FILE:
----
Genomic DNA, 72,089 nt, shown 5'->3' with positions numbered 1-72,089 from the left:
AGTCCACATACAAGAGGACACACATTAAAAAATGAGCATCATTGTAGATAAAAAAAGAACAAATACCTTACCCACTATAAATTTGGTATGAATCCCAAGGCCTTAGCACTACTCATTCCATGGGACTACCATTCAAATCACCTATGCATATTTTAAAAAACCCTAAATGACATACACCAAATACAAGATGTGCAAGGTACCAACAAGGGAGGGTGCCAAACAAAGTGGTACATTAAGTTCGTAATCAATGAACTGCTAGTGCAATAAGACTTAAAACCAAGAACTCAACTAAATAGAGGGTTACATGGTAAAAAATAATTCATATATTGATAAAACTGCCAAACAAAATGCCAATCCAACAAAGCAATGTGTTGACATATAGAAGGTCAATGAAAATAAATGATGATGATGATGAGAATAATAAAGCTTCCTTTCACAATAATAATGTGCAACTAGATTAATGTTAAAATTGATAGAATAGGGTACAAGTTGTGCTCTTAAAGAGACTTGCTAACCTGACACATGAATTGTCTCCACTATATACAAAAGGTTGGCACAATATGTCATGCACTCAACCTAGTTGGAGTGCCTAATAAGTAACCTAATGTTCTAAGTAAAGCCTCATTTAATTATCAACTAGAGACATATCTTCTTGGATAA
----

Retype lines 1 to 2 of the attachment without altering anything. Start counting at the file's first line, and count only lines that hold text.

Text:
Genomic DNA, 72,089 nt, shown 5'->3' with positions numbered 1-72,089 from the left:
AGTCCACATACAAGAGGACACACATTAAAAAATGAGCATCATTGTAGATAAAAAAAGAACAAATACCTTACCCACTATAAATTTGGTATGAATCCCAAGGCCTTAGCACTACTCATTCCATGGGACTACCATTCAAATCACCTATGCATATTTTAAAAAACCCTAAATGACATACACCAAATACAAGATGTGCAAGGTACCAACAAGGGAGGGTGCCAAACAAAGTGGTACATTAAGTTCGTAATCAATGAACTGCTAGTGCAATAAGACTTAAAACCAAGAACTCAACTAAATAGAGGGTTACATGGTAAAAAATAATTCATATATTGATAAAACTGCCAAACAAAATGCCAATCCAACAAAGCAATGTGTTGACATATAGAAGGTCAATGAAAATAAATGATGATGATGATGAGAATAATAAAGCTTCCTTTCACAATAATAATGTGCAACTAGATTAATGTTAAAATTGATAGAATAGGGTACAAGTTGTGCTCTTAAAGAGACTTGCTAACCTGACACATGAATTGTCTCCACTATATACAAAAGGTTGGCACAATATGTCATGCACTCAACCTAGTTGGAGTGCCTAATAAGTAACCTAATGTTCTAAGTAAAGCCTCATTTAATTATCAACTAGAGACATATCTTCTTGGATAA